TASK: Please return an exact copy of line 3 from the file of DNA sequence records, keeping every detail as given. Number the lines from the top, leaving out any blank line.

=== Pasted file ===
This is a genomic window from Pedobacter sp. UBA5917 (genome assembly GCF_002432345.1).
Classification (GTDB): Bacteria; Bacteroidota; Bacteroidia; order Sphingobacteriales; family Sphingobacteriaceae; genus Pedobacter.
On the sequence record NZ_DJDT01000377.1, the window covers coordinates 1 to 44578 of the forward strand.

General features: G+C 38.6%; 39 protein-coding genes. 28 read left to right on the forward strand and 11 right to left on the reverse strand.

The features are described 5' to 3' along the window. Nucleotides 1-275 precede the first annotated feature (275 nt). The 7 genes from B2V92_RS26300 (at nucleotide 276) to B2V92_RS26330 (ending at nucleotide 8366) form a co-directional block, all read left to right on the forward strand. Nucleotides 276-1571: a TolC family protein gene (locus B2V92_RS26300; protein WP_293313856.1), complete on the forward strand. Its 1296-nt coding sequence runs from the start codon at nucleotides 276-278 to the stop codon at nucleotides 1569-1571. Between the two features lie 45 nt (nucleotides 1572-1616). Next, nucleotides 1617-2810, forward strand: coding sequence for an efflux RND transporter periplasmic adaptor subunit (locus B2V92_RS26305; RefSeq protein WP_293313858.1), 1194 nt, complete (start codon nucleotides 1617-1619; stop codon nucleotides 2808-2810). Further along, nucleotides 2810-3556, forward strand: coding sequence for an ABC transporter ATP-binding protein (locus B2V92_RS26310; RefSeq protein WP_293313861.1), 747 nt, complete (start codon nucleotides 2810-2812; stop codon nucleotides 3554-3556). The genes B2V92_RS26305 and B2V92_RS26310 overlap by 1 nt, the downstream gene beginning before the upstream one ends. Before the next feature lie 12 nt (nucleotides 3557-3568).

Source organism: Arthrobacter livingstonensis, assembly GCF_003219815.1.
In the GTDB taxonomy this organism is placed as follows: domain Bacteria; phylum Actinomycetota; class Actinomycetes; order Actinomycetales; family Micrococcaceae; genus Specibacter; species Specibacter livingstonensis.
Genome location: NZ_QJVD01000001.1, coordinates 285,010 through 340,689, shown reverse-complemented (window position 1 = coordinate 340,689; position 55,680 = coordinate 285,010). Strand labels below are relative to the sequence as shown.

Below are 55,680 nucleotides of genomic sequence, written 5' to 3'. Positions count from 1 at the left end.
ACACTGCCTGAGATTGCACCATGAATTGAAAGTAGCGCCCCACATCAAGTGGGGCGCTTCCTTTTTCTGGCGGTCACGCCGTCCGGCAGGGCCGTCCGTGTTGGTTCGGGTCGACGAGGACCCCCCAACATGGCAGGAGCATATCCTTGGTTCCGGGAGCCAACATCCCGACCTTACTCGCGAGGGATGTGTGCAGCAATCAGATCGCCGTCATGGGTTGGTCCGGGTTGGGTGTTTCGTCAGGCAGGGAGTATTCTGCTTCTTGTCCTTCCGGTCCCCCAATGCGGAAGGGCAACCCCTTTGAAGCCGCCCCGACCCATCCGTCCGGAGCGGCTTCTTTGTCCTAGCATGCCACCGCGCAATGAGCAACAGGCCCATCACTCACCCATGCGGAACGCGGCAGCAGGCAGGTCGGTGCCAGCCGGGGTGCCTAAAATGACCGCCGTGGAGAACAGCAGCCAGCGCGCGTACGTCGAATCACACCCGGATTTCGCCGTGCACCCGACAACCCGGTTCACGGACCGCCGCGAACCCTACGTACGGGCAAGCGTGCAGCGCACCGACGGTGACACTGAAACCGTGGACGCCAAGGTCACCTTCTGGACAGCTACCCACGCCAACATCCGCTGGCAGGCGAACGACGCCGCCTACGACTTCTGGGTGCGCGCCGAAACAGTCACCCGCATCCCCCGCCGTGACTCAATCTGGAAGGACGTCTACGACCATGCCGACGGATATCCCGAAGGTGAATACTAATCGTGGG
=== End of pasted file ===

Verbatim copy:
On the sequence record NZ_DJDT01000377.1, the window covers coordinates 1 to 44578 of the forward strand.